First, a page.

Q Why don't we help the automakers?Actually, the “hang-up,” as noted in this story, is what Fratto referred to above more than anything else…
MR. FRATTO: We are helping the automakers -- or at least we have a plan to help the automakers. We had a bipartisan agreement on the floor of Congress -- well, actually, it never made it to the floor because the Democratic leadership decided not to bring it to the floor. But we had a bipartisan agreement that we believe would get bipartisan support. It was for $25 billion in the loan program that would have freed up that money in a way that would support the automakers in their efforts -- to help to support them as they become viable firms, because these are important parts of our manufacturing base. We want to see the automakers succeed.
There seems to be some misconception out there that we don't want to help the automakers. We do want to help the automakers. We had a bipartisan agreement to do just that, and we believe that's where those funds should come from. And by the way, the news overnight where -- this was a relatively unexpected effort by Treasury and the Fed. If you had said two weeks ago that they were going to have to take this action for Citibank, I think that would have seemed unlikely. This is a very dynamic situation we're dealing with, and the financial system is still fragile.
But that also speaks to the need to preserve the funds in the TARP for their intended purpose. We don't need to be taking funds out of the TARP program for other purposes -- and with respect to the automakers, especially when we have a $25 billion loan program that was specifically set up for their use.
Q Well, what's the hang-up? Is it because the money is coming out of the --
MR. FRATTO: That's a question for Congress, Helen. The money is there; we tried to work on both sides of the aisle to design it in a way that the automakers could access it and to help them move forward and be viable. So I would put that question to the Democratic leadership of the Congress.
…the new rescue plan appeared stalled on Capitol Hill, opposed by the Bush administration and Republicans in Congress who don't want to dip into the Treasury Department's $700 billion financial bailout program to come up with the $25 billion in loans (for the automakers).Yes, I’ll note yet again that it’s very hard to feel sympathy for Wagoner, Nardelli and Alan Mulally of Ford, but as Dem Michigan Senator Debbie Stabenow said to Rachel Maddow last Friday, I don’t see our financial wizards who were allowed to create this mess to begin with (with no government oversight, of course) getting the same treatment as the automakers, especially since all the Big Three are asking for is $25 million from TARP as a bridge so they can do the retooling that they should have done years ago (I got into some of this earlier from here).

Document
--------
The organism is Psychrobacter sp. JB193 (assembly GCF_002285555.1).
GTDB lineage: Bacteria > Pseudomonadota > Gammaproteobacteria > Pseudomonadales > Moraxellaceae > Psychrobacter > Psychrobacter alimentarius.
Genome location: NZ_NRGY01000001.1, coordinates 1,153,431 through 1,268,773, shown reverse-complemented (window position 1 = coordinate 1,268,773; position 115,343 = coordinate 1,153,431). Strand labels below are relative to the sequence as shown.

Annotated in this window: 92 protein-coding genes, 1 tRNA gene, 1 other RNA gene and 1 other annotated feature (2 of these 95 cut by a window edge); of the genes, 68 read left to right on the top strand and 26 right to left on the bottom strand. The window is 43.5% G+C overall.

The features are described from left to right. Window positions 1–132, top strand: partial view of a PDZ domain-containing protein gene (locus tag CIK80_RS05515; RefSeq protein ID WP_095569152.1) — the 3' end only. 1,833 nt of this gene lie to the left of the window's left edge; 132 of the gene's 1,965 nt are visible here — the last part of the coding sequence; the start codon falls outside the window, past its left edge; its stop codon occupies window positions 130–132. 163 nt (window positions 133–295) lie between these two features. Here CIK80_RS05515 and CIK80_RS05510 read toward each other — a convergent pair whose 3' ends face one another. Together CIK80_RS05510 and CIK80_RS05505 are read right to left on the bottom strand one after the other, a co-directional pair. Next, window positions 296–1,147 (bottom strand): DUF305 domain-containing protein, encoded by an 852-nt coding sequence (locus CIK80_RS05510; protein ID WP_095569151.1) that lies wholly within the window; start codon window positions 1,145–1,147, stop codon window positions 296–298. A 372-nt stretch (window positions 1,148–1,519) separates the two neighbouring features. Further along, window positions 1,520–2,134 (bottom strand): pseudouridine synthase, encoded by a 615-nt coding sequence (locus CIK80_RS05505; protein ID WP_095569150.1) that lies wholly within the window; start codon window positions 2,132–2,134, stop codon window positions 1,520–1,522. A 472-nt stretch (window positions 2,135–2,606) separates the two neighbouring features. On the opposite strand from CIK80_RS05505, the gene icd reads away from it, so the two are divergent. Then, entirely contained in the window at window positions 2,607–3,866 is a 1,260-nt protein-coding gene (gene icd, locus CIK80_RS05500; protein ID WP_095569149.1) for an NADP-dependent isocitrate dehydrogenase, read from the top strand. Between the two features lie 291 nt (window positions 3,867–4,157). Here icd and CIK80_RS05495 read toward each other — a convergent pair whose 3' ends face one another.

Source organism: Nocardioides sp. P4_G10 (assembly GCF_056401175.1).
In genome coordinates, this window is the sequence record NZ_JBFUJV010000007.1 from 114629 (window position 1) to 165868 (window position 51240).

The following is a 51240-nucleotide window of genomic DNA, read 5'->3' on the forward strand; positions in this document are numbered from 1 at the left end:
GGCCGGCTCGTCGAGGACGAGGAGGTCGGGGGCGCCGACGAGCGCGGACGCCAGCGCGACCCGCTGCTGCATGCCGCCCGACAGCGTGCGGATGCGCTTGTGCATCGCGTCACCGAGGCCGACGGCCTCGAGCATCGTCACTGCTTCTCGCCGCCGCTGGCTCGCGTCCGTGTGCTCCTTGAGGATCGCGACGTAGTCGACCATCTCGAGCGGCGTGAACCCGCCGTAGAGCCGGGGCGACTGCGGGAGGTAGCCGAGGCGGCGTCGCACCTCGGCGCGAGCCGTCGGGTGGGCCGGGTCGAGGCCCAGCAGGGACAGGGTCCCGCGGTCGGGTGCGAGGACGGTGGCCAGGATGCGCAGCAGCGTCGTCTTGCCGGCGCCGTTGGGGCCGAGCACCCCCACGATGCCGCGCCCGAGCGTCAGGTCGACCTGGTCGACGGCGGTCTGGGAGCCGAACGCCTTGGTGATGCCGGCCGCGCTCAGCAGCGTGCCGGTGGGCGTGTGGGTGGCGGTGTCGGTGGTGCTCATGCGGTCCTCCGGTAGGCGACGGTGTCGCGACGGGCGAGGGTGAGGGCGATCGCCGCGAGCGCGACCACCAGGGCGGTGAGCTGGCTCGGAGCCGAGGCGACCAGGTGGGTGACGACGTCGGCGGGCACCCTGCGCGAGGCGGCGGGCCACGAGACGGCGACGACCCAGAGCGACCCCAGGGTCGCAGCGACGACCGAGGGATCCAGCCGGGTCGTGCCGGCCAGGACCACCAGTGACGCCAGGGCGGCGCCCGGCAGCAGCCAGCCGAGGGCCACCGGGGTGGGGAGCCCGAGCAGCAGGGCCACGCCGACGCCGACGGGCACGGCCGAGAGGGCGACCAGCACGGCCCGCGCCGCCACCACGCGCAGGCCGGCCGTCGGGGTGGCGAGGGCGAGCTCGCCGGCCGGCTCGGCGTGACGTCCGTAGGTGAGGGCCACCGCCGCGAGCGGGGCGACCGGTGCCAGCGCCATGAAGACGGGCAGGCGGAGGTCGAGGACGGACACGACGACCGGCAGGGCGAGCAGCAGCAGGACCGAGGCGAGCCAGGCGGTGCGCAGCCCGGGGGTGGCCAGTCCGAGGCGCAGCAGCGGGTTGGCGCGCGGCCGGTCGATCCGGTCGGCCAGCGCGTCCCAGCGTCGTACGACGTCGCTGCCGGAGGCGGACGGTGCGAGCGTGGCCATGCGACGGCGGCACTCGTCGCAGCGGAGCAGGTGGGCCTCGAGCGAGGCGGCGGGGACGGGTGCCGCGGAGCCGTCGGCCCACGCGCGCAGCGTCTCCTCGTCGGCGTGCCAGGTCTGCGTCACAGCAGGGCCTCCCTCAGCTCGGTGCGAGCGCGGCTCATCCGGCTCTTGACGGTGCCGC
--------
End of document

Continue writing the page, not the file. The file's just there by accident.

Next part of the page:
"Our industry ... needs a bridge to span the financial chasm that has opened up before us," General Motors Corp. CEO Rick Wagoner told the Senate Banking Committee. He blamed the industry's predicament not on failures by management but on the deepening global financial crisis.
And Robert Nardelli, CEO of Chrysler LLC, told the panel the bailout would be "the least costly alternative" when compared with damage from bankruptcy.
And as far as this business of funding for the automakers being contingent on what amounts to a loan application, that doesn’t make any sense to me either given the immediate need (why do I get the feeling that this is just a sop to try and placate conservatives who wouldn’t bat an eye if the automakers sank altogether?). Yes, have the Big Three explain what they’re going to do with the “bridge” loan and the additional $25 billion for retooling (and by the way, the funding for the financial services companies should be paid out in installments on the condition that strict accounting is performed and reporting provided concerning the existing funds as well, or else they get “cut off at the knees”). But can we get them the money first so they don’t go under while we’re still arguing the matter?
The net effect of this “loan application” provision for the automakers, as far as I’m concerned, is to create what Senate Minority Leader Mitch “Mr. Elaine Chao” McConnell called here a "bizarre and confusing" spectacle (yep, it’s pretty sad when I find myself agreeing with the leader of the “Roadblock Republicans” and last year’s “Dregs Of The Year” winner – and by the way, look for the ’08 nominees to start “rolling out” in a couple of weeks – but there you are).
Returning to the press briefing by Tony Fratto for a minute, though, I’d like to note the following (stumbling onto what I thought was an interesting point)…
Q Tony, some are concerned, particularly on the Hill, that this Citigroup bailout is smacking of AIG all over again. Some are asking for Citigroup to pull their name -- opt out of naming for the New York Mets Stadium -- $400 million and you just gave them $25 billion. I mean, people are saying that smacks of it, particularly Congressman Elijah Cummings from Maryland, would say -- do you think they should opt out of the naming rights contract?Hey, if we’re going to hold up funding for the automakers, then the least we can do is name some stadiums after them (why do the banks, telecoms and insurance firms always have to have the fun?).
MR. FRATTO: That's -- I'll be honest, this is the first time I heard of that. I didn't know that they were involved in that. I would presume that if there's a contract then that's a legal question as to what they can do. But I'll leave that for Citibank for now, and Treasury, and the regular -- their regulators, because you're telling me something I'm not aware of.
Update 11/27/08: I just noticed that the Detroit Lions play in a stadium with the Ford logo on the roof - my bad; serves me right for making a sports comment I guess.